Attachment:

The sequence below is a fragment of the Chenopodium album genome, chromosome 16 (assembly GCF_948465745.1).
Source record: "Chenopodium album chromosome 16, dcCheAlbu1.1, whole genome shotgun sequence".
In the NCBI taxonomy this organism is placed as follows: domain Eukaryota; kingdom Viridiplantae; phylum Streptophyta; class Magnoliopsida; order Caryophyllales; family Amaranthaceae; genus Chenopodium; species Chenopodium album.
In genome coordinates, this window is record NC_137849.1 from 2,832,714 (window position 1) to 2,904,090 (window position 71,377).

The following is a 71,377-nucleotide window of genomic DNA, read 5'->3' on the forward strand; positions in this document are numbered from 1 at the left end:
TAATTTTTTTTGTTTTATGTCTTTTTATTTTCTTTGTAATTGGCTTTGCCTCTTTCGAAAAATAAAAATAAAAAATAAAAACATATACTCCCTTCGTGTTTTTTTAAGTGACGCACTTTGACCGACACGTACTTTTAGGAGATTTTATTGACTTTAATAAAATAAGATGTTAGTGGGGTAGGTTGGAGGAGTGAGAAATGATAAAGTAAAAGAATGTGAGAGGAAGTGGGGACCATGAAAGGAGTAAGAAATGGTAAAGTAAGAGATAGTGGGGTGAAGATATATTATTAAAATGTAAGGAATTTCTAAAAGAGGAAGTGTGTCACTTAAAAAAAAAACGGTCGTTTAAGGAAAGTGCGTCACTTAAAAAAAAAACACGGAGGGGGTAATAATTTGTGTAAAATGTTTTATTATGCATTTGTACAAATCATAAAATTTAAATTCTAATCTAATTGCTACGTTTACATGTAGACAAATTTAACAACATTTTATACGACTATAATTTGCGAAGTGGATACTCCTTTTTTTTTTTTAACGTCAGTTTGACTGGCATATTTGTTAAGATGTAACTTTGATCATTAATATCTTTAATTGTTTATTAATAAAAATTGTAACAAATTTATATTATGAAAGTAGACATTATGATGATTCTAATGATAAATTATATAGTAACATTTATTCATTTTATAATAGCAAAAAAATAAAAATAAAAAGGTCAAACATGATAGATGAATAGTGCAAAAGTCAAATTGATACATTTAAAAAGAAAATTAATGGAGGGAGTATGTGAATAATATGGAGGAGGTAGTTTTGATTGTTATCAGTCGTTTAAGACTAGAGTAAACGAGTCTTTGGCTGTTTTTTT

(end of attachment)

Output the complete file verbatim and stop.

The sequence below is a fragment of the Chenopodium album genome, chromosome 16 (assembly GCF_948465745.1).
Source record: "Chenopodium album chromosome 16, dcCheAlbu1.1, whole genome shotgun sequence".
In the NCBI taxonomy this organism is placed as follows: domain Eukaryota; kingdom Viridiplantae; phylum Streptophyta; class Magnoliopsida; order Caryophyllales; family Amaranthaceae; genus Chenopodium; species Chenopodium album.
In genome coordinates, this window is record NC_137849.1 from 2,832,714 (window position 1) to 2,904,090 (window position 71,377).

The following is a 71,377-nucleotide window of genomic DNA, read 5'->3' on the forward strand; positions in this document are numbered from 1 at the left end:
TAATTTTTTTTGTTTTATGTCTTTTTATTTTCTTTGTAATTGGCTTTGCCTCTTTCGAAAAATAAAAATAAAAAATAAAAACATATACTCCCTTCGTGTTTTTTTAAGTGACGCACTTTGACCGACACGTACTTTTAGGAGATTTTATTGACTTTAATAAAATAAGATGTTAGTGGGGTAGGTTGGAGGAGTGAGAAATGATAAAGTAAAAGAATGTGAGAGGAAGTGGGGACCATGAAAGGAGTAAGAAATGGTAAAGTAAGAGATAGTGGGGTGAAGATATATTATTAAAATGTAAGGAATTTCTAAAAGAGGAAGTGTGTCACTTAAAAAAAAAACGGTCGTTTAAGGAAAGTGCGTCACTTAAAAAAAAAACACGGAGGGGGTAATAATTTGTGTAAAATGTTTTATTATGCATTTGTACAAATCATAAAATTTAAATTCTAATCTAATTGCTACGTTTACATGTAGACAAATTTAACAACATTTTATACGACTATAATTTGCGAAGTGGATACTCCTTTTTTTTTTTTAACGTCAGTTTGACTGGCATATTTGTTAAGATGTAACTTTGATCATTAATATCTTTAATTGTTTATTAATAAAAATTGTAACAAATTTATATTATGAAAGTAGACATTATGATGATTCTAATGATAAATTATATAGTAACATTTATTCATTTTATAATAGCAAAAAAATAAAAATAAAAAGGTCAAACATGATAGATGAATAGTGCAAAAGTCAAATTGATACATTTAAAAAGAAAATTAATGGAGGGAGTATGTGAATAATATGGAGGAGGTAGTTTTGATTGTTATCAGTCGTTTAAGACTAGAGTAAACGAGTCTTTGGCTGTTTTTTT